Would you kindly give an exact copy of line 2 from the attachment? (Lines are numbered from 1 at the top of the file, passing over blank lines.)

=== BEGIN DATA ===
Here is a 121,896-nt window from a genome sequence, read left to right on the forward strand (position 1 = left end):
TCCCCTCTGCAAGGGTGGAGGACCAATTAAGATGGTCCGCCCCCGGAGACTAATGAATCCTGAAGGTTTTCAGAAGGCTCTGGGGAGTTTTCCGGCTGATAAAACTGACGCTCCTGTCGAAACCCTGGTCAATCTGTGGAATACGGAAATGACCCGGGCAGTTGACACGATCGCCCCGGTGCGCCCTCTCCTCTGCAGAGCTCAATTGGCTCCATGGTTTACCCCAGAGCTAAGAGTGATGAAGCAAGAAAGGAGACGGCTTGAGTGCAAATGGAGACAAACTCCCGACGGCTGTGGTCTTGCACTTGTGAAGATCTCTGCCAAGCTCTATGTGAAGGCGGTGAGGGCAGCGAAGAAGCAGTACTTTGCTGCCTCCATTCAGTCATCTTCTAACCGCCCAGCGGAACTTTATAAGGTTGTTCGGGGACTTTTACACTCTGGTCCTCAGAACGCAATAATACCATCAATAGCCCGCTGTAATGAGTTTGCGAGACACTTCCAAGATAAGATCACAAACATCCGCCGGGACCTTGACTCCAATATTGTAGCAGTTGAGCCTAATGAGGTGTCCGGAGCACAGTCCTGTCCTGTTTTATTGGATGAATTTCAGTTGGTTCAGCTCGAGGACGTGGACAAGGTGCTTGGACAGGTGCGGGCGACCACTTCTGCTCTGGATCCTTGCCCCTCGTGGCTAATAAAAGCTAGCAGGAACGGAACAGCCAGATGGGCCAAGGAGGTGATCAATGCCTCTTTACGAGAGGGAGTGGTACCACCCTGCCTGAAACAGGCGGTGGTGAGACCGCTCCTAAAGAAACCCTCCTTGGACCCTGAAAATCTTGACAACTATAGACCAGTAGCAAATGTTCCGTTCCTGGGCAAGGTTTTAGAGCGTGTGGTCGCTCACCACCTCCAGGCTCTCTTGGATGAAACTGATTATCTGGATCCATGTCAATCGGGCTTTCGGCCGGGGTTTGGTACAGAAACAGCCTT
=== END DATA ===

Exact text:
TCCCCTCTGCAAGGGTGGAGGACCAATTAAGATGGTCCGCCCCCGGAGACTAATGAATCCTGAAGGTTTTCAGAAGGCTCTGGGGAGTTTTCCGGCTGATAAAACTGACGCTCCTGTCGAAACCCTGGTCAATCTGTGGAATACGGAAATGACCCGGGCAGTTGACACGATCGCCCCGGTGCGCCCTCTCCTCTGCAGAGCTCAATTGGCTCCATGGTTTACCCCAGAGCTAAGAGTGATGAAGCAAGAAAGGAGACGGCTTGAGTGCAAATGGAGACAAACTCCCGACGGCTGTGGTCTTGCACTTGTGAAGATCTCTGCCAAGCTCTATGTGAAGGCGGTGAGGGCAGCGAAGAAGCAGTACTTTGCTGCCTCCATTCAGTCATCTTCTAACCGCCCAGCGGAACTTTATAAGGTTGTTCGGGGACTTTTACACTCTGGTCCTCAGAACGCAATAATACCATCAATAGCCCGCTGTAATGAGTTTGCGAGACACTTCCAAGATAAGATCACAAACATCCGCCGGGACCTTGACTCCAATATTGTAGCAGTTGAGCCTAATGAGGTGTCCGGAGCACAGTCCTGTCCTGTTTTATTGGATGAATTTCAGTTGGTTCAGCTCGAGGACGTGGACAAGGTGCTTGGACAGGTGCGGGCGACCACTTCTGCTCTGGATCCTTGCCCCTCGTGGCTAATAAAAGCTAGCAGGAACGGAACAGCCAGATGGGCCAAGGAGGTGATCAATGCCTCTTTACGAGAGGGAGTGGTACCACCCTGCCTGAAACAGGCGGTGGTGAGACCGCTCCTAAAGAAACCCTCCTTGGACCCTGAAAATCTTGACAACTATAGACCAGTAGCAAATGTTCCGTTCCTGGGCAAGGTTTTAGAGCGTGTGGTCGCTCACCACCTCCAGGCTCTCTTGGATGAAACTGATTATCTGGATCCATGTCAATCGGGCTTTCGGCCGGGGTTTGGTACAGAAACAGCCTT